Articles on Medicaid

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Unemployment and a loss of health insurance are two problems not necessarily captured in official poverty measures. tuaindeed/Shutterstock.com

US poverty statistics ignore millions of struggling Americans

In the US, poverty is measured by income level. But that measure misses many other aspects of poverty – like unemployment, poor health and a lack of health insurance.
Average Walmart workers make twice the federal minimum wage but may still qualify for public benefits. AP Photo/Mark Lennihan

Getting poorer while working harder: The ‘cliff effect’

Stressing out about potentially losing benefits can prolong financial instability. Solving this problem will help low-paid workers and everyone else.
Arkansas Gov. Asa Hutchinson at a press conference in Little Rock, talking about new Medicaid work requirements in that state, Sept. 12, 2018. Andrew DeMillo/AP Photo

Medicaid work requirements: Is there a path forward that could help the poor, not harm them?

In the wake of a judge’s ruling that Medicaid work requirements in two states are not legal, questions remain. The most pressing ones are about how to help low-income people, not punish them.
Women and men sitting with baby carriages in 1916 in front of The Sanger Clinic in Brooklyn, considered the first Planned Parenthood clinic. New York World-Telegram and the Sun Newspaper Photograph Collection/Library of Congress

Trump and Pence turning back progress on access to birth control and a woman’s right to choose

The Trump administration's proposal to block federally funded organizations from providing comprehensive reproductive health care will deprive millions of people access to sexual health services.
Laura Kelly, governor-elect of Kansas, was part of the blue wave in November. Kelly, shown here in October, opposes Medicaid work requirements. AP Photo/John Hanna

Medicaid work requirements: Where do they stand after the blue wave?

Republicans have sought to limit Medicaid, and a key component of those efforts is requiring that those who receive Medicaid benefits work. But many already do, and others can't, a scholar explains.
Kentucky Gov. Matt Bevin with President Trump on Jan. 11, 2018, a day before Trump gave the go-ahead for Medicaid work requirements. AP Photo/Carolyn Kaster

I treat patients on Medicaid, and I don’t see undeserving poor people

Calls for work requirements for Medicaid recipients ignore the fact that many already do work. A Harvard doctor points out the problems in trying to help only the 'deserving' poor.
Most caregivers today are assisting their relatives. What will happen in the years ahead? ChaiyonS021/Shutterstock.com

Why the daunting economics of elder care are about to get much worse

The demographics, which include declining numbers of adult children free to step up and potentially fewer immigrants, suggest that this big problem society faces will get bigger.
Tammie Jackson, looking at the prescription drugs she could not obtain before enrolling in Montana’s expanded Medicaid program, in the summer of 2017. AP Photo/Bobby Caina Calvan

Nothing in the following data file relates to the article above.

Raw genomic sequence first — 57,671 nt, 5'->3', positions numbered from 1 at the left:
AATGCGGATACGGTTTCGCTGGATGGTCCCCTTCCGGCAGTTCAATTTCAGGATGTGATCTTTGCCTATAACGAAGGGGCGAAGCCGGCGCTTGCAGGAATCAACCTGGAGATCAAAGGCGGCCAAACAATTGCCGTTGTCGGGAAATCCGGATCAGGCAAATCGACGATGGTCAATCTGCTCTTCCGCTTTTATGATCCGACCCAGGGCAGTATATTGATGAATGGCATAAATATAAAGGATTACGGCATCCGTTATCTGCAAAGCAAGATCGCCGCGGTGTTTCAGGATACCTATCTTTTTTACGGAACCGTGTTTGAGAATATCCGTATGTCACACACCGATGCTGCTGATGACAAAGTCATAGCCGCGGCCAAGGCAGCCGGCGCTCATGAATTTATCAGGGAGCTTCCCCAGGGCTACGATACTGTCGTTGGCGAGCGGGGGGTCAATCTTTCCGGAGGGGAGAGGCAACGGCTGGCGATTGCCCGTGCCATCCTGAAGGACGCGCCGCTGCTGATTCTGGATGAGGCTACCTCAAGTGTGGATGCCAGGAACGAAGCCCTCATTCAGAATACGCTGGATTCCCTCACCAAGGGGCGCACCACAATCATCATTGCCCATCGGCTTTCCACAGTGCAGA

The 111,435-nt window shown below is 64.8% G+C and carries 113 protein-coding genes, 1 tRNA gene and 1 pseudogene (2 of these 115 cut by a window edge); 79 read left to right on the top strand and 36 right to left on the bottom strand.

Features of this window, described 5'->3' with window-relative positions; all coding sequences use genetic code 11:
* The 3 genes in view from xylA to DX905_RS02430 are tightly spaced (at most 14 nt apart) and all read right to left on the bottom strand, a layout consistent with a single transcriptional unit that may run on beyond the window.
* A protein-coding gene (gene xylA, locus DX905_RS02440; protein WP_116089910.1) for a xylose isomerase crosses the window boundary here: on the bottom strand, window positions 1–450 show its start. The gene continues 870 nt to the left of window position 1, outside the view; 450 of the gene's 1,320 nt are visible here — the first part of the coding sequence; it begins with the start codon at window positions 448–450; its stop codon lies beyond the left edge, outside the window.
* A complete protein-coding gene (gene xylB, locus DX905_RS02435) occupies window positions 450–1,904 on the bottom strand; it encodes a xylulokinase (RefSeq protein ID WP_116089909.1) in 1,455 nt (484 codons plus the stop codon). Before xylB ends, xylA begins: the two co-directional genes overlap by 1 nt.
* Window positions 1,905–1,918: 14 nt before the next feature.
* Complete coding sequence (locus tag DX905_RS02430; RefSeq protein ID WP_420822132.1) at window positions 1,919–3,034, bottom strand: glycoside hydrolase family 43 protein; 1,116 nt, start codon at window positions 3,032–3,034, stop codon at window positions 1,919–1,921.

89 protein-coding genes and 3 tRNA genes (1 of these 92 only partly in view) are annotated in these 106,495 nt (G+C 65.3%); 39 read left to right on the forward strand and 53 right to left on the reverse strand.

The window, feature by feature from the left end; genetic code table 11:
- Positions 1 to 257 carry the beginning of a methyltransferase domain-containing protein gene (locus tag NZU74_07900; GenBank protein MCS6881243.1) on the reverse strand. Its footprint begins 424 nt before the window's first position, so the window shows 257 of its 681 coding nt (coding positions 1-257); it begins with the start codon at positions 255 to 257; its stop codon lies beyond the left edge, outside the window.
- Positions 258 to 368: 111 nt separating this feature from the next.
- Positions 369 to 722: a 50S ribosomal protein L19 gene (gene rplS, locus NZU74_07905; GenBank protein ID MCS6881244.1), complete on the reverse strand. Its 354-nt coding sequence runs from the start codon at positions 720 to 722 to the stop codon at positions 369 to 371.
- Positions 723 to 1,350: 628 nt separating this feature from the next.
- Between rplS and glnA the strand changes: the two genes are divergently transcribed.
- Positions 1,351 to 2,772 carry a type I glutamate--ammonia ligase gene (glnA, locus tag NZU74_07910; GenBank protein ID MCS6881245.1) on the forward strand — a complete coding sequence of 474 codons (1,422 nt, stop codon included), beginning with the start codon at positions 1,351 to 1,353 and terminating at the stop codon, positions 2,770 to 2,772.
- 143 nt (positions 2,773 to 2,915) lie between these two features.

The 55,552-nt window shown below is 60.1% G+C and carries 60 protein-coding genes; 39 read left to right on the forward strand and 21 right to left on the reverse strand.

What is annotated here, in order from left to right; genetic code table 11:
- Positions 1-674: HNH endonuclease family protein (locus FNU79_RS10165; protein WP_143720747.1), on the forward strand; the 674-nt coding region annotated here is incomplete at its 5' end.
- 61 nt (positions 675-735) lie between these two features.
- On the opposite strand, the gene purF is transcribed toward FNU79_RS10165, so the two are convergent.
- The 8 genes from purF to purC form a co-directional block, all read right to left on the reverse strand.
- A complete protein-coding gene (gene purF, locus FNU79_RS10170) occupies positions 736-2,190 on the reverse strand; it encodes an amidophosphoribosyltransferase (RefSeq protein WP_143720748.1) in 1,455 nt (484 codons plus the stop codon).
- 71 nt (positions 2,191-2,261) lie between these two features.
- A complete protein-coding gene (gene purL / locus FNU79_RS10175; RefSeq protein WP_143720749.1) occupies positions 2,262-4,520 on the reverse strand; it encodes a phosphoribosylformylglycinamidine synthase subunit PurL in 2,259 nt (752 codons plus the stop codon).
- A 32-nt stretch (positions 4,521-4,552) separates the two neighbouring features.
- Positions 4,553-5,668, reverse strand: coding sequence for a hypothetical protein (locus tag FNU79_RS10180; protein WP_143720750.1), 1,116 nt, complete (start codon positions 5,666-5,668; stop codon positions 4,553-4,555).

Medicaid work requirements could cost the government more in the long run

The new rules Kentucky and other states want to impose could leave millions of Americans who benefit from this safety net program uninsured – and resorting to the emergency room for their health care.
Funding for the Children’s Health Insurance Program (CHIP) has run out. stockcreations/shutterstock.com

Time to stop using 9 million children as a bargaining CHIP

Funding for a children's health insurance program ran out at the end of last September. Despite the program's clear benefits, plans to renew it have been caught in partisan bickering.
Close to 9 million children could be affected if funding for health insurance for them expires. Billion Photos/www.shutterstock.com

Clock running out on health program for 9 million kids

Funding for the children's health insurance program is in jeopardy if Congress does not act by September 30. Here's a look at what's at stake, and how Congress could act to secure funding for CHIP.
States like Ohio could lose billions of dollars in federal funds if the ACA is repealed. AP Photo/Tony Dejak

State budgets hang in the balance as future of ACA uncertain

As states begin to plan budgets, the future of Obamacare is still undecided. A former Ohio state senator explains how budget directors are bracing for billions of dollars in shortfalls.
Senate Majority Leader Mitch McConnell at an Aug. 1 press conference, the first he held after the defeat of his health care bill. AP Photo/J. Scott Applewhite

Why state-level single-payer health care efforts are doomed

With Obamacare in peril and no health care plan in sight, it's logical to ask whether states could design their own single-payer health insurance plans. Efforts in California show why it's unlikely.
As more and more seniors need care, their budgets will be strained. As a result, they may rely on Medicaid. gagliardiImages/Shutterstock.com

Why Medicaid matters to you

Medicaid, a state-federal entitlement program that people associate only with the poor, pays for care for more than six in 10 nursing home residents. That could be you, or someone you love.

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